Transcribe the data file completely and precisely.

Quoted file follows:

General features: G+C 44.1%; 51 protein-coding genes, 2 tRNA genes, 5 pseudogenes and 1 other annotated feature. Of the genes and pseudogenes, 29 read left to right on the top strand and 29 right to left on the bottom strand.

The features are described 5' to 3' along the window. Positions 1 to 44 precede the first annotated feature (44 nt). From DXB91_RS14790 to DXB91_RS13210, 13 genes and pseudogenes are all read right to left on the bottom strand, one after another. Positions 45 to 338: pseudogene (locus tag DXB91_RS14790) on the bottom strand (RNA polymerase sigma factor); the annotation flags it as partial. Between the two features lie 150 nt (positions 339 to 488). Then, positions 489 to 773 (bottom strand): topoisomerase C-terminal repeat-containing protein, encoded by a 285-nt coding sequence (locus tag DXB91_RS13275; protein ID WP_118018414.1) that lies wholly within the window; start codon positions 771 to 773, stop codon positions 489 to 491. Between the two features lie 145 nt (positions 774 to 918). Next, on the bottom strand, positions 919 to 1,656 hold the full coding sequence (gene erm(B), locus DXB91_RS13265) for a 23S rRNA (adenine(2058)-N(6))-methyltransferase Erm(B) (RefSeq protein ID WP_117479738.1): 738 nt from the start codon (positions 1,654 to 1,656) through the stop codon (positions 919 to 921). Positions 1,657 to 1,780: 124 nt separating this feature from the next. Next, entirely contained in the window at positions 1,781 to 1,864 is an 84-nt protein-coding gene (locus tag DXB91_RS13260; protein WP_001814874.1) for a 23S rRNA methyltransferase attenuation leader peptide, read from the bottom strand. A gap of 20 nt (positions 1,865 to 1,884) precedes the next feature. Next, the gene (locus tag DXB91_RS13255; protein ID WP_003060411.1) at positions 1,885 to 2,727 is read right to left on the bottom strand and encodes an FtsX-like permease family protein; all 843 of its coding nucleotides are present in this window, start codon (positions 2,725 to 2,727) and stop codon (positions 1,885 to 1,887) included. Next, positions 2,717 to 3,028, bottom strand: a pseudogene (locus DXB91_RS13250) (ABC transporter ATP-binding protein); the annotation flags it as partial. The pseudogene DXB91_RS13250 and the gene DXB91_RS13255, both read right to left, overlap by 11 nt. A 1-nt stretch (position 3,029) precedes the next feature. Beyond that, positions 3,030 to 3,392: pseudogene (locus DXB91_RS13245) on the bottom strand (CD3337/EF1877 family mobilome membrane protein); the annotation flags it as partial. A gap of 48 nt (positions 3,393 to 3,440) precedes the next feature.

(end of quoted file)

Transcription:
General features: G+C 44.1%; 51 protein-coding genes, 2 tRNA genes, 5 pseudogenes and 1 other annotated feature. Of the genes and pseudogenes, 29 read left to right on the top strand and 29 right to left on the bottom strand.

The features are described 5' to 3' along the window. Positions 1 to 44 precede the first annotated feature (44 nt). From DXB91_RS14790 to DXB91_RS13210, 13 genes and pseudogenes are all read right to left on the bottom strand, one after another. Positions 45 to 338: pseudogene (locus tag DXB91_RS14790) on the bottom strand (RNA polymerase sigma factor); the annotation flags it as partial. Between the two features lie 150 nt (positions 339 to 488). Then, positions 489 to 773 (bottom strand): topoisomerase C-terminal repeat-containing protein, encoded by a 285-nt coding sequence (locus tag DXB91_RS13275; protein ID WP_118018414.1) that lies wholly within the window; start codon positions 771 to 773, stop codon positions 489 to 491. Between the two features lie 145 nt (positions 774 to 918). Next, on the bottom strand, positions 919 to 1,656 hold the full coding sequence (gene erm(B), locus DXB91_RS13265) for a 23S rRNA (adenine(2058)-N(6))-methyltransferase Erm(B) (RefSeq protein ID WP_117479738.1): 738 nt from the start codon (positions 1,654 to 1,656) through the stop codon (positions 919 to 921). Positions 1,657 to 1,780: 124 nt separating this feature from the next. Next, entirely contained in the window at positions 1,781 to 1,864 is an 84-nt protein-coding gene (locus tag DXB91_RS13260; protein WP_001814874.1) for a 23S rRNA methyltransferase attenuation leader peptide, read from the bottom strand. A gap of 20 nt (positions 1,865 to 1,884) precedes the next feature. Next, the gene (locus tag DXB91_RS13255; protein ID WP_003060411.1) at positions 1,885 to 2,727 is read right to left on the bottom strand and encodes an FtsX-like permease family protein; all 843 of its coding nucleotides are present in this window, start codon (positions 2,725 to 2,727) and stop codon (positions 1,885 to 1,887) included. Next, positions 2,717 to 3,028, bottom strand: a pseudogene (locus DXB91_RS13250) (ABC transporter ATP-binding protein); the annotation flags it as partial. The pseudogene DXB91_RS13250 and the gene DXB91_RS13255, both read right to left, overlap by 11 nt. A 1-nt stretch (position 3,029) precedes the next feature. Beyond that, positions 3,030 to 3,392: pseudogene (locus DXB91_RS13245) on the bottom strand (CD3337/EF1877 family mobilome membrane protein); the annotation flags it as partial. A gap of 48 nt (positions 3,393 to 3,440) precedes the next feature.